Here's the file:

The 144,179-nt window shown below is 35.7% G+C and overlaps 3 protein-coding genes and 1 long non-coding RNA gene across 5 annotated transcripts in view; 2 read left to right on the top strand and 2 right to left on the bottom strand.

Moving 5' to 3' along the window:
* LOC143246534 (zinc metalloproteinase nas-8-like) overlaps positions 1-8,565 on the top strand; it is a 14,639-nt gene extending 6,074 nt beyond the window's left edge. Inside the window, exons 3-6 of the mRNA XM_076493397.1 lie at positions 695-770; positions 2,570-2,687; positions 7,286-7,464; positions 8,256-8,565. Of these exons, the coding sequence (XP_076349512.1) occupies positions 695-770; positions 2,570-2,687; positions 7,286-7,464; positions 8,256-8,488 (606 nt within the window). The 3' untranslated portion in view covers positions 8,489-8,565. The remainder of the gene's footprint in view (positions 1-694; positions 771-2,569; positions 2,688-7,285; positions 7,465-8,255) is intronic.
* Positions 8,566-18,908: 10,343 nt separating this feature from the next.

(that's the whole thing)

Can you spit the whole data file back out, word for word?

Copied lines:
The 144,179-nt window shown below is 35.7% G+C and overlaps 3 protein-coding genes and 1 long non-coding RNA gene across 5 annotated transcripts in view; 2 read left to right on the top strand and 2 right to left on the bottom strand.

Moving 5' to 3' along the window:
* LOC143246534 (zinc metalloproteinase nas-8-like) overlaps positions 1-8,565 on the top strand; it is a 14,639-nt gene extending 6,074 nt beyond the window's left edge. Inside the window, exons 3-6 of the mRNA XM_076493397.1 lie at positions 695-770; positions 2,570-2,687; positions 7,286-7,464; positions 8,256-8,565. Of these exons, the coding sequence (XP_076349512.1) occupies positions 695-770; positions 2,570-2,687; positions 7,286-7,464; positions 8,256-8,488 (606 nt within the window). The 3' untranslated portion in view covers positions 8,489-8,565. The remainder of the gene's footprint in view (positions 1-694; positions 771-2,569; positions 2,688-7,285; positions 7,465-8,255) is intronic.
* Positions 8,566-18,908: 10,343 nt separating this feature from the next.